Short-term diseases and irritations caused by poor air quality like increased headaches, breathing difficulties, allergy attacks, acute bronchitis, skin irritations, etc. manifest eventually as far severe cases of glaucoma, cancer, chronic bronchitis, chronic obstructive pulmonary diseases (COPD), etc. Symptoms such as nausea, dizziness, burning and itching eyes, itchy throat, headaches, itchy skin, stuffy nose, migraines, etc. can be directly attributed to exposure to airborne pollutants and fever is quite often an accompanying symptom that shows that the body is trying to fight off the external invaders that make your immune systems weak. 

Therefore, poor air quality can be attributed to the rapid transmissions of viral fever across larger populations as this is usually one of the first symptoms that point to larger underlying issues that poor air quality could trigger. For example, studies have shown that poor air quality along with COVID-19 has been found to aggravate the number of deaths by 11% (TOI, 2021).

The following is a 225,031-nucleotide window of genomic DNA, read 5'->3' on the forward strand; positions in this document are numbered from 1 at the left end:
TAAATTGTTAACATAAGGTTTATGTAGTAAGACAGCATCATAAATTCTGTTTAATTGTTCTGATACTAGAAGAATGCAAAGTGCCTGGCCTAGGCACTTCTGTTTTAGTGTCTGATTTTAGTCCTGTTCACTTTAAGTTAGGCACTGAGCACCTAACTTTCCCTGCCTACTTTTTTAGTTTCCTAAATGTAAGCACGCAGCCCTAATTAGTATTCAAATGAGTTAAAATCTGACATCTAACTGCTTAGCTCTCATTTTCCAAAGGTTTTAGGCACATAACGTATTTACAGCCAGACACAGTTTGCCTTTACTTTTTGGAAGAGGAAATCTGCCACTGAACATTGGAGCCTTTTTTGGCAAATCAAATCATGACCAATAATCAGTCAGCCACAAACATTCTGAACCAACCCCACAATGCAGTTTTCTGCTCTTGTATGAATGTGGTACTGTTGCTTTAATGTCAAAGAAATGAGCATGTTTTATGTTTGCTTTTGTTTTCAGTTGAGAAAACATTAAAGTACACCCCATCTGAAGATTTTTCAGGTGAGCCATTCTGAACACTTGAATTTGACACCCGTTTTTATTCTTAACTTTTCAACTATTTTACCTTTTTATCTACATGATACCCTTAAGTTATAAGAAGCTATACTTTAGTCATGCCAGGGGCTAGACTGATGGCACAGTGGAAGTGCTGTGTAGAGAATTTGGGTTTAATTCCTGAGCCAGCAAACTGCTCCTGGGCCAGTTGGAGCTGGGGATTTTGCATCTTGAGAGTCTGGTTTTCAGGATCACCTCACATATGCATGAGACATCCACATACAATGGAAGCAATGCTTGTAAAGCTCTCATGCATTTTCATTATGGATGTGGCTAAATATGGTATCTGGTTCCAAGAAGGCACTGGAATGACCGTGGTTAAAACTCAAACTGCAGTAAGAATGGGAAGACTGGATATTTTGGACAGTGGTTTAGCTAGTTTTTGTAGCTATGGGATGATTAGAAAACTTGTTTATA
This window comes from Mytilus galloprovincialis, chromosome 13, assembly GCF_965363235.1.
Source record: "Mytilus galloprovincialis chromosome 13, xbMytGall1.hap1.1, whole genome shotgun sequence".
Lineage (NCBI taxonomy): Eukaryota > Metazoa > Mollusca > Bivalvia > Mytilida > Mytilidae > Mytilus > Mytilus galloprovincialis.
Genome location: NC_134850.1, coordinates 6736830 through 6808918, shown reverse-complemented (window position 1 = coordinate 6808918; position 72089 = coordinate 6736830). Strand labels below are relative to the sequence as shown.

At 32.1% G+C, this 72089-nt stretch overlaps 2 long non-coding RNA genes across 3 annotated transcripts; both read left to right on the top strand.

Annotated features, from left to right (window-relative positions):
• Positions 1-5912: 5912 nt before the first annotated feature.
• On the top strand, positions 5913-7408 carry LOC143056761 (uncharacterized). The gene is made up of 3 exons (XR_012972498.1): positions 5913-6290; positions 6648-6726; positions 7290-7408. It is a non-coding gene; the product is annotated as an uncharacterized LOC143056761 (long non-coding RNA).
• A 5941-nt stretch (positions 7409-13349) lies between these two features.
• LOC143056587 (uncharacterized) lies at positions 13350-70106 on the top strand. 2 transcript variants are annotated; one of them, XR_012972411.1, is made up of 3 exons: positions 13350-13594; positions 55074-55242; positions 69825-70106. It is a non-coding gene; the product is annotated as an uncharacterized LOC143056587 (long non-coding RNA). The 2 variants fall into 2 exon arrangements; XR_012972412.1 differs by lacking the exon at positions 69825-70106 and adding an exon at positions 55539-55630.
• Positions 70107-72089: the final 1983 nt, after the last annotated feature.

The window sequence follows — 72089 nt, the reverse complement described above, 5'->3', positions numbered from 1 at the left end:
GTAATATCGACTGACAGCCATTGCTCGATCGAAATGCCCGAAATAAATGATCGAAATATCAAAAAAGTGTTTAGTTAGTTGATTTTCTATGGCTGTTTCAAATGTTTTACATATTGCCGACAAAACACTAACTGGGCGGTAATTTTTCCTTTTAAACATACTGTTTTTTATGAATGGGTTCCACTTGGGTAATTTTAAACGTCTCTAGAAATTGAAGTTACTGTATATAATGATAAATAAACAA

Poor air quality has been found to aggravate minor conditions such as acute bronchitis and other diseases, due to which fever may be the symptom that persists in a manner that shows that the usual symptoms are being aggravated to cause more seriously damaging diseases or infections. 

Protecting yourself from poor air quality 

Outdoor air quality is an important factor that plays into the well-being of one’s physical health. While there is no way to completely protect yourself from poor air quality, here are some preventative measures you can take to avoid or reduce the impacts it could have on your physical health:

  • Periodically check air quality forecasts to ensure that you stay indoors during peak hours of poor air quality. 
  • Limit your exposure to poor air quality especially during traveling or being in traffic.
  • Wear masks to reduce the intake of airborne pollutants into your bloodstream through the respiratory system